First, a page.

Album Review: This Other Kingdom – Telescopic

Dublin Neo-Psych band This Other Kingdomwill release their debut album ‘Telescopic’ in the UK on August 28th. The album was released in Ireland in April 2015 and charted in the top 10 on iTunes and also featured prominently in the Irish chart. The UK version is set for release on Good Vibrations Records and will be accompanied by a three date tour beginning with Mother’s Ruin, Bristol on Friday 28th August, The Garage, London on Saturday 29th August and The Castle Hotel, Manchester on Sunday 30th August.

The album opens with a real kick starter which announces the bands presence in magnificent style. ‘The Day, Your Day’ starts as it means to go in with throbbing guitar riffs, rhythmic drumming which steers the track and all this before the distinguished vocals of frontman Del Kerton kick in; this track is so persistent it leaves you breathless. It’s a great album opener and leaves with a distinct sense of wanting more. We are not disappointed when our ears are greeted by ‘Enthral’, although the intensity is markedly less, the bass playing of Fran Mulholland comes into its own and it a prominent feature. The track is overall less manic and more melodic than its predecessor but no less brilliant.

‘He Controls the Sea’ is a fan favourite when performed live and it’s not hard to see why. The vocals swoon and swirl, the guitars riffs of Declan Dunne pace along nicely as an almost undercurrent to the sound of the track and all four elements work in perfect harmony. The defining moment of the track comes in the chanted duel vocal section of the title, with the music working in the background this is really quite enchanting. ‘Betwixt’ offers something slightly different with an predominant synth element that has only been on the periphery so far, the lack of vocals show a different side to the band and showcases their skills.

‘Vacate the Horror’ is a track so dark it’s hard to come out the other side of it the same. Drumming from Chris Sweeney dominates the sound and gives off a nervous energy which draws you deeper into the sound. There is a lot going on here and it would be easy if executed poorly for it sound cluttered – it isn’t and it doesn’t. The intensity resonating is incredible, I had to listen to this a few times just to take it all in; I’d advise you do the same.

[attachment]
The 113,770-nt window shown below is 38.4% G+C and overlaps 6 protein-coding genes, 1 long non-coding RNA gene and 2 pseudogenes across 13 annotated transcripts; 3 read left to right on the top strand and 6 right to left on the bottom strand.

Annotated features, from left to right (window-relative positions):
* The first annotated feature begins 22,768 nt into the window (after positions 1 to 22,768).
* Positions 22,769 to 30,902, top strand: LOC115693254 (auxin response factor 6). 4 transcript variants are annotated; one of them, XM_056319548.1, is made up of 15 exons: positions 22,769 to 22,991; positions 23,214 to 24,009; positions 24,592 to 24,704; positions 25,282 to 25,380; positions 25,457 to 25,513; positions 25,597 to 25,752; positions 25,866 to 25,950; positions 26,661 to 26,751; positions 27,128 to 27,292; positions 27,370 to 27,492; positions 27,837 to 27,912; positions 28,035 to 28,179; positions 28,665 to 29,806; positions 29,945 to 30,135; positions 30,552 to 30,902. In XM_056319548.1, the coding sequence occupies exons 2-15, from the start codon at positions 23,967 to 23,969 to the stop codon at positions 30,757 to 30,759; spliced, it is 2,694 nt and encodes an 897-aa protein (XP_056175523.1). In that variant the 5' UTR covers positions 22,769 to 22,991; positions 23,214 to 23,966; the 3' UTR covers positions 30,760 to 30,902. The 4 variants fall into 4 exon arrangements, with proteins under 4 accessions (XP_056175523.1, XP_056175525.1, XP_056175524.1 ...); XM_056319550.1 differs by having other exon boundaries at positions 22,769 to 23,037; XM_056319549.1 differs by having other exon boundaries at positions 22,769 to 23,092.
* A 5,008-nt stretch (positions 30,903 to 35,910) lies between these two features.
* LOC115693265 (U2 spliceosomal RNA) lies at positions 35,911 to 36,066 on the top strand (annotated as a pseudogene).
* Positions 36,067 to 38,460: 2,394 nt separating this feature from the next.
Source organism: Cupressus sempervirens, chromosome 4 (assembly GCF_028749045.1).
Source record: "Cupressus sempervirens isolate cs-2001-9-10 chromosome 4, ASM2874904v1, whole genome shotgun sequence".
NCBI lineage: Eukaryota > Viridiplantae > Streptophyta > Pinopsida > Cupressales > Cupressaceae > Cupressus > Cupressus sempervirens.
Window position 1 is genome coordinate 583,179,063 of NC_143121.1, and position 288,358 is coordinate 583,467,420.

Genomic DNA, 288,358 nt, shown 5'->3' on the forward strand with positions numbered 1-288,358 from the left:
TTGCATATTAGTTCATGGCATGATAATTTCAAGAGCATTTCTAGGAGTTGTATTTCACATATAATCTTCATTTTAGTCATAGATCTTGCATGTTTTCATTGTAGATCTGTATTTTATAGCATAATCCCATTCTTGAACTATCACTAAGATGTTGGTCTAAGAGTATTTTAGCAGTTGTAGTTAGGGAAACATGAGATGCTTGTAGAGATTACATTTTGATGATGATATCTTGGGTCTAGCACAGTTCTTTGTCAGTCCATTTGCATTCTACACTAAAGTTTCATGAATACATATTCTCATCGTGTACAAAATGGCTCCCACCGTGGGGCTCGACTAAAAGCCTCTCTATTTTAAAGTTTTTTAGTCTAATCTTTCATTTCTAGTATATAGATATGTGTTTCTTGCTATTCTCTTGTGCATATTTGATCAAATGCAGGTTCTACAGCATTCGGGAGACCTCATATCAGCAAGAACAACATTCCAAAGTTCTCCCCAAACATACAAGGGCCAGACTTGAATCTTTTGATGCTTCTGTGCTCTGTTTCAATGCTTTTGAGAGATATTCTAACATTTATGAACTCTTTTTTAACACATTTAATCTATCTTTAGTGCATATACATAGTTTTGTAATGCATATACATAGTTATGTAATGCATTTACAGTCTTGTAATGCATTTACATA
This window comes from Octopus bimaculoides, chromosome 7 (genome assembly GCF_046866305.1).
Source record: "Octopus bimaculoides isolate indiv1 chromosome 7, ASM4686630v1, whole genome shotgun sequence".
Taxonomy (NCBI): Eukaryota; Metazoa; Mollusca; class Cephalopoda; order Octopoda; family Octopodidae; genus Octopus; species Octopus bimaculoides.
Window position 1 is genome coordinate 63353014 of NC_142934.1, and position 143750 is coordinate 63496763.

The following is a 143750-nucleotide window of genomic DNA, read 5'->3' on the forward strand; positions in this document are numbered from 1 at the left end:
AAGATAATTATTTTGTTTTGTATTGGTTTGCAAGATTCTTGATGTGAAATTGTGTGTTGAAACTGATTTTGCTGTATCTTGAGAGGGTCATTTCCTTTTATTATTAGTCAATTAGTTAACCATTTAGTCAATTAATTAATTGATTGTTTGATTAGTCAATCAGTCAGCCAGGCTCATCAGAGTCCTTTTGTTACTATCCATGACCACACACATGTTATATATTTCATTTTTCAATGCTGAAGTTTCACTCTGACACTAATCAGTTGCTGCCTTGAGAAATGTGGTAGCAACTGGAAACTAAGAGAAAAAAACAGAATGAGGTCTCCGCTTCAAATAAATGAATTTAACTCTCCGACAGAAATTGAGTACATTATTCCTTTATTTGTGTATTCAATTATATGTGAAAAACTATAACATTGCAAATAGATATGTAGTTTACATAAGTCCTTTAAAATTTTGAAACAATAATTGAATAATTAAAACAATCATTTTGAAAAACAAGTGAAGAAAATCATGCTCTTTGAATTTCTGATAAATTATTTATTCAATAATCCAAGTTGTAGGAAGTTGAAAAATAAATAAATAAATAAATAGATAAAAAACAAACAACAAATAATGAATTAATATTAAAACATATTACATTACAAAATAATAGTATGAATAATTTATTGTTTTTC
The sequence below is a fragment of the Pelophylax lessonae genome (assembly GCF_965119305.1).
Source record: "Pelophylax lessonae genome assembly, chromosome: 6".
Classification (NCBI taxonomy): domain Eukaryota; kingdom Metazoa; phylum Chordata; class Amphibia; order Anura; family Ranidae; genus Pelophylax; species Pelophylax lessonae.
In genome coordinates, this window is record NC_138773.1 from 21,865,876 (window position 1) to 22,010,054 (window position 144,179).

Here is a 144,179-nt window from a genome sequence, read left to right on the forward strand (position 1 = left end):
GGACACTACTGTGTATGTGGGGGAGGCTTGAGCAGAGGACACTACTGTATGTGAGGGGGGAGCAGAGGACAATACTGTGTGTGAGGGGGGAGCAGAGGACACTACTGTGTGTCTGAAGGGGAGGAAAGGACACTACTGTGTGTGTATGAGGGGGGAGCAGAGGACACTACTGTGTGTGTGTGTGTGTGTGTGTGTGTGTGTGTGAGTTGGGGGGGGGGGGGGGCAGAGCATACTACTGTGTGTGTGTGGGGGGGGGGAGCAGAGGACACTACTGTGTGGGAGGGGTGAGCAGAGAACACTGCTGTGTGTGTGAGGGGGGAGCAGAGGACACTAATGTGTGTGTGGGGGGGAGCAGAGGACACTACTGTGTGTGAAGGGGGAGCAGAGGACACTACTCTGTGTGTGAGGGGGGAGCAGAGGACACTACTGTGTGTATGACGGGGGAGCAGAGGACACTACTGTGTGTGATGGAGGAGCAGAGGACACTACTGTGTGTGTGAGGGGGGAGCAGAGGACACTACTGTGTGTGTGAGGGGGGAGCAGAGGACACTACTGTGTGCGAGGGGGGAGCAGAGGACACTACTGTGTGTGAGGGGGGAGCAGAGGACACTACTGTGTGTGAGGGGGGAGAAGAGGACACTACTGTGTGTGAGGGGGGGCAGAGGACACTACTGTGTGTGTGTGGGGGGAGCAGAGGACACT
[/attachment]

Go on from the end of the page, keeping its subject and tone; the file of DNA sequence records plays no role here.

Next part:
‘Plasticine Dream’ offers a beautiful array of vocal reverb, heavy and effected guitars and skilful drumming. Another enchanting track I’m hard pushed to find a criticism so far. And just when I thought things couldn’t get any better, along comes ‘Adelaide’ and leaves me stunned. There is a real upbeat tempo here and if any song on the album is the “dancey” one, this is it, it’s a real head turner.

‘FineLine’ is another step towards the dark side and the vocals shine through in earnest on this one. The depth of tone within Del’s voice is quite simply fantastic to listen to, many frontmen can’t sustain the intensity that’s exuded here. The change of tact mid track is a nice little endearment and the guitar section is enthralling, they hit all the right notes in this one. The album is rounded off with ‘Rewind // Refind’, a four and a half minute odyssey of crooning guitars, empowered drumming, probing basslines and harmonic vocals. Once again, all the elements are there and executed in sensational style.

It is clear from listening to this album that a lot of thought, care and attention has gone into it – quite simply, this is a fantastic album to listen to. The track placement is well thought out to ensure the entire album is enjoyable and there isn’t one song you’d want to skip. The band display their musical abilities and it’s clear they are very gifted musicians. I can only hope the UK version of the album does as well as the Irish counterpart, it certainly deserves attention.

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